This week, Emily Carr University of Art + Design unveiled the plan for its new campus: a high-tech, public-welcoming 26,500-square-metre game-changer that seems sure to create a dynamic learning environment for students and will invigorate the neighbourhood known as the Flats. The Diamond Schmitt Architects' design includes two public plazas, three mountain-view atria, a 2,800-square-metre learning commons, and studios and classrooms that spill out onto common areas meant to encourage interdisciplinary collaboration.
Then there's the city's other big cultural infrastructure project-in-waiting: a new Vancouver Art Gallery.
Where Emily Carr has been quietly and smoothly moving toward getting shovels in the ground this summer and welcoming its first cohort in 2017, the Vancouver Art Gallery trajectory has been a messy road to maybe.
Before even presenting a design, Emily Carr raised $118-million of its $122-million projected cost, including $101-million from the province. Raising the rest through private donations should be easier with the design now public.
By contrast, the VAG has raised $55-million of its projected $350-million cost, the vast majority of it also from the province. But it is staring down a looming deadline.
Two years ago, council approved a long-term lease of the parcel of land known as Larwill Park. The VAG would receive about two-thirds of the block, rather than the whole thing as it had requested, and would have to share it with a development.
The deal was conditional on several factors, including a fundraising timeline: It would have to raise $150-million from governments by April 30, 2015. Ottawa would have to provide $100-million, and the province $50-million (in addition to the $50-million previously granted by then-premier Gordon Campbell).
With that money clearly not in the immediate cards, the city had been planning to offer an extension to the VAG of perhaps 12 months, with an eye to the federal election and the possibility of a more VAG-friendly federal Liberal government.
But there has been frustration at city hall over concerns the VAG has been ignoring many of the guidelines the city laid out – including a feeling that the project is more extravagant than the city had hoped.
These concerns were communicated to VAG officials in a letter dated March 10, as reported in The Globe and Mail last month. The mayor's letter reiterated the terms council had agreed to, and reminded the gallery that proposed designs need to comply with those terms.
Despite the finger-wagging correspondence, and what has been described to The Globe as a disappointing response from the gallery, city hall remains eager to see the project realized, and staff are looking at options around an extension.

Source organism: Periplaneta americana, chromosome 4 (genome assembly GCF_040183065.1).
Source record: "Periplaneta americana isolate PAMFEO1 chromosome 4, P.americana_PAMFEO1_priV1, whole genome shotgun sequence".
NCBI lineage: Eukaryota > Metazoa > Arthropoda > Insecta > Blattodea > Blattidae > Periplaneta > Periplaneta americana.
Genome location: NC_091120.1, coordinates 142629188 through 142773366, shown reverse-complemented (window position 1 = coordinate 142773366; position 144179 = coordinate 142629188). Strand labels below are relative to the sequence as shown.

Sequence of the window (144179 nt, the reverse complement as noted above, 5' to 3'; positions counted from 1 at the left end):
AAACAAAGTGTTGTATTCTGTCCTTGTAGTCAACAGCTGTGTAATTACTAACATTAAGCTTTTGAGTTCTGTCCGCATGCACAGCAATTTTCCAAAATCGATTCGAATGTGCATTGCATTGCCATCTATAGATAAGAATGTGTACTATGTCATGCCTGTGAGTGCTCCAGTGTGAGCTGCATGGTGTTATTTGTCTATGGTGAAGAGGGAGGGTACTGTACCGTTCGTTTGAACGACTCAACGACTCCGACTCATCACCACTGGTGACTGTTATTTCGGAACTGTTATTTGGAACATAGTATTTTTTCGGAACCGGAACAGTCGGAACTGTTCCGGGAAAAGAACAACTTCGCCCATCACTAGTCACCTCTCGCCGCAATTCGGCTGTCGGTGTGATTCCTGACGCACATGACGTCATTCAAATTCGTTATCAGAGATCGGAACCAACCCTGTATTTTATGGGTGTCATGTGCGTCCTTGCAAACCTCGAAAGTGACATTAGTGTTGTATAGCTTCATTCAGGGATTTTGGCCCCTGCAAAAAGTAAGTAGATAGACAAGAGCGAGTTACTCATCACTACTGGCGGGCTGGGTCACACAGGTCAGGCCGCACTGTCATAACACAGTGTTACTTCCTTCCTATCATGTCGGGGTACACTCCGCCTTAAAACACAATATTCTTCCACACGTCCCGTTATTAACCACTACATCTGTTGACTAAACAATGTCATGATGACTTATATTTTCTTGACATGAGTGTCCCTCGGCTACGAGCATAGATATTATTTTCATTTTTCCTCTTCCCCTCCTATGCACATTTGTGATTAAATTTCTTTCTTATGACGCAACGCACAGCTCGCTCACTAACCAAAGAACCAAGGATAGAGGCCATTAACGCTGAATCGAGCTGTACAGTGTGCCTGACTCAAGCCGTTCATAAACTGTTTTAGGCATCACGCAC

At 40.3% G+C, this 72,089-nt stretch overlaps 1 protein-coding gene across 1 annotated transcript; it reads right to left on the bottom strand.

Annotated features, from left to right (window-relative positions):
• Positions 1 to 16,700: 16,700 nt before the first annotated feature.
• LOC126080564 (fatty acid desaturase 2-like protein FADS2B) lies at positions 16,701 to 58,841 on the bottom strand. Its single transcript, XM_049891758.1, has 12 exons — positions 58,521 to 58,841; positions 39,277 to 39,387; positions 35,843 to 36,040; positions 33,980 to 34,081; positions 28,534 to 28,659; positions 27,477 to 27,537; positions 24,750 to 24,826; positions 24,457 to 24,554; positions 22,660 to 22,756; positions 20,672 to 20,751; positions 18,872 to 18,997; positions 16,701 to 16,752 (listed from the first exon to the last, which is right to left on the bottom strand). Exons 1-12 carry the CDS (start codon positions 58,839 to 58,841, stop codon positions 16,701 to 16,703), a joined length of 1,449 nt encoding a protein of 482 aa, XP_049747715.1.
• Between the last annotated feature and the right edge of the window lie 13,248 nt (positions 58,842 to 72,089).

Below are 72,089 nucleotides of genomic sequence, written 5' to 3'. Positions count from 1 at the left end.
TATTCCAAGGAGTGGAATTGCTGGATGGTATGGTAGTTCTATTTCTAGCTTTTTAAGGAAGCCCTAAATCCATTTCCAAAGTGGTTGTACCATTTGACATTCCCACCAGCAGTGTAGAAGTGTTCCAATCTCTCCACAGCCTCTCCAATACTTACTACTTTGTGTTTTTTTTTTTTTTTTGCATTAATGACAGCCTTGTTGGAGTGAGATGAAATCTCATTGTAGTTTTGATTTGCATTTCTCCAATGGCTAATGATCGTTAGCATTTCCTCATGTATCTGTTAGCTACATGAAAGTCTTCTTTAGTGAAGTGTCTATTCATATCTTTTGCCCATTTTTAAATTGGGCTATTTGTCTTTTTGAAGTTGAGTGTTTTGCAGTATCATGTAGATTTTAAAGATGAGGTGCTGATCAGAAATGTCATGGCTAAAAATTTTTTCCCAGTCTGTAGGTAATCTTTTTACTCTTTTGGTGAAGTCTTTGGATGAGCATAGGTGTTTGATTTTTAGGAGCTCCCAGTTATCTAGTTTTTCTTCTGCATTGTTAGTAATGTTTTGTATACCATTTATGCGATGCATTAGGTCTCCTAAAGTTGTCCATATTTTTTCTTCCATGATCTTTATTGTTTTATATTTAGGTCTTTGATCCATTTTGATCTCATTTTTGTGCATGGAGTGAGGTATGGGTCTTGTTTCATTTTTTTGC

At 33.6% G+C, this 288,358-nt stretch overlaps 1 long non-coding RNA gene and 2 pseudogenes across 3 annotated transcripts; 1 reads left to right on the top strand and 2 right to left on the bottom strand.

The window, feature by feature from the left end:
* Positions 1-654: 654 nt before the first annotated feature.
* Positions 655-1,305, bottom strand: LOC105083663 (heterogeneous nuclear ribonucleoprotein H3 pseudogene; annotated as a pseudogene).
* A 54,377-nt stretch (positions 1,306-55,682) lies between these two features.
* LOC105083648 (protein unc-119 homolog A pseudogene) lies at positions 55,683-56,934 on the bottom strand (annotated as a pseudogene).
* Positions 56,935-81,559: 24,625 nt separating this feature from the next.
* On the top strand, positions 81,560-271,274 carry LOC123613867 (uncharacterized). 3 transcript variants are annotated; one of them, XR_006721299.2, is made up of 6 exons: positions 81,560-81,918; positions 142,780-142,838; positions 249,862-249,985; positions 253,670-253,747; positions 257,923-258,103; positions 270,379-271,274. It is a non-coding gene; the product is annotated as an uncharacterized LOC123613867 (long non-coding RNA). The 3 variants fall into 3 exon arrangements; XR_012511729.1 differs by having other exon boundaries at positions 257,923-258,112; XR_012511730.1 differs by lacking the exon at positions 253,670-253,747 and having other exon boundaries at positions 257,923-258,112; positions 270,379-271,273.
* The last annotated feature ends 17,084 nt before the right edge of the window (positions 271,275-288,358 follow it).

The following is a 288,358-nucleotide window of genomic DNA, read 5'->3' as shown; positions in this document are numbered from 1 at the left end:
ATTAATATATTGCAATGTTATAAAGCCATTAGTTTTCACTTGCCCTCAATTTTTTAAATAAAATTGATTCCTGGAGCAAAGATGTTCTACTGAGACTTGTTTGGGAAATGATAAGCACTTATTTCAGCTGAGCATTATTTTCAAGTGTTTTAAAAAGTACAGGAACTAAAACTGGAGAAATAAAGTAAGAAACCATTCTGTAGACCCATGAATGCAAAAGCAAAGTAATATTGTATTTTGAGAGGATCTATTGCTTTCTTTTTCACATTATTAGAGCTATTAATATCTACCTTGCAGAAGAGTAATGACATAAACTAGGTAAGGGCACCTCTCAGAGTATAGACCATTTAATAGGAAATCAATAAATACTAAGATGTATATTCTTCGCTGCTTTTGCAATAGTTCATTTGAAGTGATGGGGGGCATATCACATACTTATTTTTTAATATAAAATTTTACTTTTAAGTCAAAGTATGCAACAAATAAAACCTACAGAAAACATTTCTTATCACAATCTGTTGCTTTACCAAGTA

The VAG has had a long, tough slog of it. A perhaps ill-conceived, or at least premature, show at the gallery right now features the past work of VAG architects Herzog & de Meuron and charts the gallery's path to a new facility – dating back to 1998, when a report found its current home to be deficient. VAG director Kathleen Bartels has been working to get the gallery into an appropriate facility for more than a decade. There have been many twists and turns. At one point it was heading for False Creek, but that turned out to be a false start. In 2012, one of the most vocal (and deep-pocketed) supporters of the new VAG, Michael Audain, surprised everyone by announcing he was building his own gallery in Whistler, telling The Globe at the time he remained determined to see a new VAG but that it "appears that's going to be a longer-term exercise."
The Audain Art Museum is set to open this fall. Meanwhile, in North Vancouver, Presentation House Gallery is building a $15-million facility, to open in 2017. Last fall it announced a $4-million lead gift from the Audain Foundation and Mr. Audain's company, Polygon Homes.
So the VAG is competing for fundraising dollars, and with one big disadvantage: The influential Bob Rennie, who has the ear of the Premier, has been a vocal opponent of its plan. He also sits on Emily Carr's board.
Emily Carr is on track to create a new cultural hub in East Van in an area where several private galleries have set up shop, as well as the Centre for Digital Media.
A new VAG could also be transformative, solidifying a cultural precinct on the eastern edge of downtown, across from the Queen Elizabeth Theatre and the CBC.
This tale of two cultural institutions will lead to a new chapter for Vancouver. But will both stories have a happy ending?